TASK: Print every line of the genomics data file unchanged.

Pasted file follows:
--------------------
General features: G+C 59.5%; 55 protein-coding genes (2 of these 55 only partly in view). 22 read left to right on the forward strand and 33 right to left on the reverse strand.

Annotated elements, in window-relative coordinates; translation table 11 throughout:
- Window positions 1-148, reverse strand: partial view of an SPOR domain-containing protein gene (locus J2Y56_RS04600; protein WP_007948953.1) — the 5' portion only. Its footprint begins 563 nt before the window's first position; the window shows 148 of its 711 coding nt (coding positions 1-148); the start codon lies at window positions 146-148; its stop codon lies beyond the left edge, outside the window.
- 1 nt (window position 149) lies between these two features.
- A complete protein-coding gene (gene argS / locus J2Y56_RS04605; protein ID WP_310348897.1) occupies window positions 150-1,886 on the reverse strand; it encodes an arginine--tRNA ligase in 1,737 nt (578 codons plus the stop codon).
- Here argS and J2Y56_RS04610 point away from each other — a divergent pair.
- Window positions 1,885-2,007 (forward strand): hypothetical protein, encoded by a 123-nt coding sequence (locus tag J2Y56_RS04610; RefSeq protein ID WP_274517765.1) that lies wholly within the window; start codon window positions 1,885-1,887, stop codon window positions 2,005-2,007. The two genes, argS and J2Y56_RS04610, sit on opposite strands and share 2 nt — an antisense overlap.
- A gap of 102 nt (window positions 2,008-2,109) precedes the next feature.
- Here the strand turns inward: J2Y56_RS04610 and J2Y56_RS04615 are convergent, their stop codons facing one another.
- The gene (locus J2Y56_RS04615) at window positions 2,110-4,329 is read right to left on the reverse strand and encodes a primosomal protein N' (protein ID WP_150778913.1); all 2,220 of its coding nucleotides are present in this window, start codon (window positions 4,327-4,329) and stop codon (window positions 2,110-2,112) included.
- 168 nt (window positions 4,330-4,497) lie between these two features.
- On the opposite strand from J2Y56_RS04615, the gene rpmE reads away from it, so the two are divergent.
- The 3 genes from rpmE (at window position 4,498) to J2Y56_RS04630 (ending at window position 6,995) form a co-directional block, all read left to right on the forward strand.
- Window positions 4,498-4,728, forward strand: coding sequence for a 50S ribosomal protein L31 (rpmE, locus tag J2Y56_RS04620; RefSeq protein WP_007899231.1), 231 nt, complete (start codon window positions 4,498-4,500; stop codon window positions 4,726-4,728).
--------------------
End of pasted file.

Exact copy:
General features: G+C 59.5%; 55 protein-coding genes (2 of these 55 only partly in view). 22 read left to right on the forward strand and 33 right to left on the reverse strand.

Annotated elements, in window-relative coordinates; translation table 11 throughout:
- Window positions 1-148, reverse strand: partial view of an SPOR domain-containing protein gene (locus J2Y56_RS04600; protein WP_007948953.1) — the 5' portion only. Its footprint begins 563 nt before the window's first position; the window shows 148 of its 711 coding nt (coding positions 1-148); the start codon lies at window positions 146-148; its stop codon lies beyond the left edge, outside the window.
- 1 nt (window position 149) lies between these two features.
- A complete protein-coding gene (gene argS / locus J2Y56_RS04605; protein ID WP_310348897.1) occupies window positions 150-1,886 on the reverse strand; it encodes an arginine--tRNA ligase in 1,737 nt (578 codons plus the stop codon).
- Here argS and J2Y56_RS04610 point away from each other — a divergent pair.
- Window positions 1,885-2,007 (forward strand): hypothetical protein, encoded by a 123-nt coding sequence (locus tag J2Y56_RS04610; RefSeq protein ID WP_274517765.1) that lies wholly within the window; start codon window positions 1,885-1,887, stop codon window positions 2,005-2,007. The two genes, argS and J2Y56_RS04610, sit on opposite strands and share 2 nt — an antisense overlap.
- A gap of 102 nt (window positions 2,008-2,109) precedes the next feature.
- Here the strand turns inward: J2Y56_RS04610 and J2Y56_RS04615 are convergent, their stop codons facing one another.
- The gene (locus J2Y56_RS04615) at window positions 2,110-4,329 is read right to left on the reverse strand and encodes a primosomal protein N' (protein ID WP_150778913.1); all 2,220 of its coding nucleotides are present in this window, start codon (window positions 4,327-4,329) and stop codon (window positions 2,110-2,112) included.
- 168 nt (window positions 4,330-4,497) lie between these two features.
- On the opposite strand from J2Y56_RS04615, the gene rpmE reads away from it, so the two are divergent.
- The 3 genes from rpmE (at window position 4,498) to J2Y56_RS04630 (ending at window position 6,995) form a co-directional block, all read left to right on the forward strand.
- Window positions 4,498-4,728, forward strand: coding sequence for a 50S ribosomal protein L31 (rpmE, locus tag J2Y56_RS04620; RefSeq protein WP_007899231.1), 231 nt, complete (start codon window positions 4,498-4,500; stop codon window positions 4,726-4,728).